Briefly: Armie Hammer worked with one of the world’s biggest movie stars in The Lone Ranger, and now he’s set to partner up with another in The Man From U.N.C.L.E., for which James Bond creator Ian Fleming contributed early concepts. Hammer has been added to the cast of Guy Ritchie‘s new version of the espionage-focused TV series that ran in the mid-’60s. Read More »
Posted on Monday, March 18th, 2013 by Angie Han
Warner Bros. is not giving up The Man From U.N.C.L.E. The spy thriller has been kicking around for several years at the studio, going through Matthew Vaughn, David Dobkin, and Steven Soderbergh before finally landing with Guy Ritchie in 2011. The project’s been pretty quiet sinc then, but now it may be about to take a big step forward.
According to a new report, Tom Cruise is in early talks to take the lead role of Napoleon Solo, the Cold War spy originally portrayed by Robert Vaughn in the ’60s TV series. Hit the jump for more details.
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Activision is going to make a mint with the latest Call of Duty game, Call of Duty, Black Ops II, so it can afford to spend a mint making and promoting it. In addition to the general slate of talent assembled to created the game (which includes screenwriter David S. Goyer and musician Trent Reznor) the company went big with a new commercial to make sure every possible buyer knows about the game.
Guy Ritchie (Snatch, Sherlock Holmes) directed a clever and fun TV spot for the game featuring an appearance by Ritchie’s own Sherlock, Robert Downey, Jr. The spot plays up the title’s online gameplay aspect, and the constant competitive one-upmanship it engenders. There’s even a nod (or two) to that other big-screen franchise that Downey anchors. Read More »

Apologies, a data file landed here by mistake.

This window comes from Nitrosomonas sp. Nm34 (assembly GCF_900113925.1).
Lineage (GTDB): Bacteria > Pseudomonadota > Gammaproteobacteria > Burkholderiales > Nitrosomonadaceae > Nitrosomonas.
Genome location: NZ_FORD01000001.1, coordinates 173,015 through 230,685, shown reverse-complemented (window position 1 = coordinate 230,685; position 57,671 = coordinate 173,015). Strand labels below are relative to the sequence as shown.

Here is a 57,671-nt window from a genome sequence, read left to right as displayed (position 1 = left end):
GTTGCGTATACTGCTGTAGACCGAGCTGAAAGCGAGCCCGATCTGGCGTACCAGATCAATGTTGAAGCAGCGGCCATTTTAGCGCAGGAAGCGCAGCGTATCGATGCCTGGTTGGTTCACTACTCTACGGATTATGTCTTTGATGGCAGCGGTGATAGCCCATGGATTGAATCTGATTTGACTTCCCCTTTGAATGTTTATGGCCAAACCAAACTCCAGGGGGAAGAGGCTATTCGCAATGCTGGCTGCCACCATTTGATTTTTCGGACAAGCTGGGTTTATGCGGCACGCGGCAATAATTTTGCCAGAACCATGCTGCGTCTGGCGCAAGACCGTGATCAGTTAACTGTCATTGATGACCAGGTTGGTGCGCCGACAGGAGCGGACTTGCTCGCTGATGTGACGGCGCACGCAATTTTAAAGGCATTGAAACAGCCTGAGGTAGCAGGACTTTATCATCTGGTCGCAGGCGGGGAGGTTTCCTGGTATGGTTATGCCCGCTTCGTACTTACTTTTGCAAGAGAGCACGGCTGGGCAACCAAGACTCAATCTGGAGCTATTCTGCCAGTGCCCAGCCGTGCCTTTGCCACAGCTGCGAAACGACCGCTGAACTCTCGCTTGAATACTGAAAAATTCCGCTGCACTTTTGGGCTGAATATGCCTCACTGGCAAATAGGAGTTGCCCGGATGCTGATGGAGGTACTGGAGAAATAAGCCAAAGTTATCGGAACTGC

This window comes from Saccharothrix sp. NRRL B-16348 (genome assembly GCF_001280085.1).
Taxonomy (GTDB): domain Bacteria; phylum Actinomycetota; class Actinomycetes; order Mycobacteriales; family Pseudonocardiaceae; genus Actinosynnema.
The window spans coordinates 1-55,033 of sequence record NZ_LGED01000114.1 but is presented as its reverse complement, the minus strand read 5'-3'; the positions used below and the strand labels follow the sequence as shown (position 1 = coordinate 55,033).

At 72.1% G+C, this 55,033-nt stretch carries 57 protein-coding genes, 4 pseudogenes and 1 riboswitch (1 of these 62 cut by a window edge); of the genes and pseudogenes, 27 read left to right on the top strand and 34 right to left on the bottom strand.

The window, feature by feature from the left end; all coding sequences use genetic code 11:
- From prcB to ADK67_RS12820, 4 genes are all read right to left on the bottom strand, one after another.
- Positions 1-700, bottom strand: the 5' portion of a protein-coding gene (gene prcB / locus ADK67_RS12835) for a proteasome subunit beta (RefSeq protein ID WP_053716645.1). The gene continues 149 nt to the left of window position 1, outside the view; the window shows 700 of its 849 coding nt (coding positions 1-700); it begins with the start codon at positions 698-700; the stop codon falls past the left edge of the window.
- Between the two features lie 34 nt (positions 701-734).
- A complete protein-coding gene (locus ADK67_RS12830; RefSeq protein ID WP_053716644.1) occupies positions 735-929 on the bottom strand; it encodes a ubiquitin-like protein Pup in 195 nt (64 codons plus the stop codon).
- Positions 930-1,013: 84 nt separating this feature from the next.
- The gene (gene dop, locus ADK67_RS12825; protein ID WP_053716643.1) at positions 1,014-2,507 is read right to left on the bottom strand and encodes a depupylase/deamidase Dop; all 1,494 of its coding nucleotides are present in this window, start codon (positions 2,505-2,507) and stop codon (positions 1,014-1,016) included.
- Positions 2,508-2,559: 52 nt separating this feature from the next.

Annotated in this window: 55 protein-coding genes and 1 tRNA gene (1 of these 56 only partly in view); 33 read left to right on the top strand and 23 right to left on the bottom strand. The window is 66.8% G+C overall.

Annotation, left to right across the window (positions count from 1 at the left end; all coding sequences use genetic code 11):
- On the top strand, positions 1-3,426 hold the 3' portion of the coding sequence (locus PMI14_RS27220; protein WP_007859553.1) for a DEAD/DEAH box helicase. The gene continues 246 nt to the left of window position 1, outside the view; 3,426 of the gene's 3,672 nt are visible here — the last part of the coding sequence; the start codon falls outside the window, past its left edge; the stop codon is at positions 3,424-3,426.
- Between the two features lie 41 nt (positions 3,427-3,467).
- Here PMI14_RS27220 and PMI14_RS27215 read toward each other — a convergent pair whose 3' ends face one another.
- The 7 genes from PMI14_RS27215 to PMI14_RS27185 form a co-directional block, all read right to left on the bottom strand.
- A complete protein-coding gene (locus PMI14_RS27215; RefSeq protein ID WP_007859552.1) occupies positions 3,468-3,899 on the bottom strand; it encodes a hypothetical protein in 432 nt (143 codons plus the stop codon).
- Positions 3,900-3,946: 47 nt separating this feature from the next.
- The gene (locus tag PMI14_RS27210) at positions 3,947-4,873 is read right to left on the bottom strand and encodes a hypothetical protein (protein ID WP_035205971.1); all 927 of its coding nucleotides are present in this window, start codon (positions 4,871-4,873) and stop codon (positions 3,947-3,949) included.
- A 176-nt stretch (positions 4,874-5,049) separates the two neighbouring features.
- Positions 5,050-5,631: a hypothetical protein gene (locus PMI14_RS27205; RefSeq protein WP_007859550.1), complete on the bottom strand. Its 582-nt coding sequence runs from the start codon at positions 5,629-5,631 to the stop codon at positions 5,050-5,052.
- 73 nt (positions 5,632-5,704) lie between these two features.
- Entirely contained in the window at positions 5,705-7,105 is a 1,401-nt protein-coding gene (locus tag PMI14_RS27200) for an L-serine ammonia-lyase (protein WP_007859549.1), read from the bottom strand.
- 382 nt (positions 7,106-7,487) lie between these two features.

Briefly: Guy Ritchie and Warner Bros. have done well together with the Sherlock Holmes films, and the studio has now set the director to tackle Treasure Island.
Lionel Wigram, the producer who set up Sherlock, has been developing Treasure Island for some time, and since he’s taking the same sort of ‘period + modern style’ approach to the Robert Louis Stevenson story that worked for Sherlock, it makes sense that Ritchie would take the director’s chair.
Alex Harakis is the latest screenwriter to board the project. We don’t know if he’s going to work from previous drafts that Wigram and Warners had commissioned, or if this is a page one rewrite. We also don’t know where this lies on the priority list for Ritchie, Wigram, and WB. They’re working on that Man From U.N.C.L.E. update that Steven Soderbergh walked away from, and Ritchie may end up doing some new version of Cannonball Run, as well. [Deadline]
Posted on Tuesday, December 13th, 2011 by Angie Han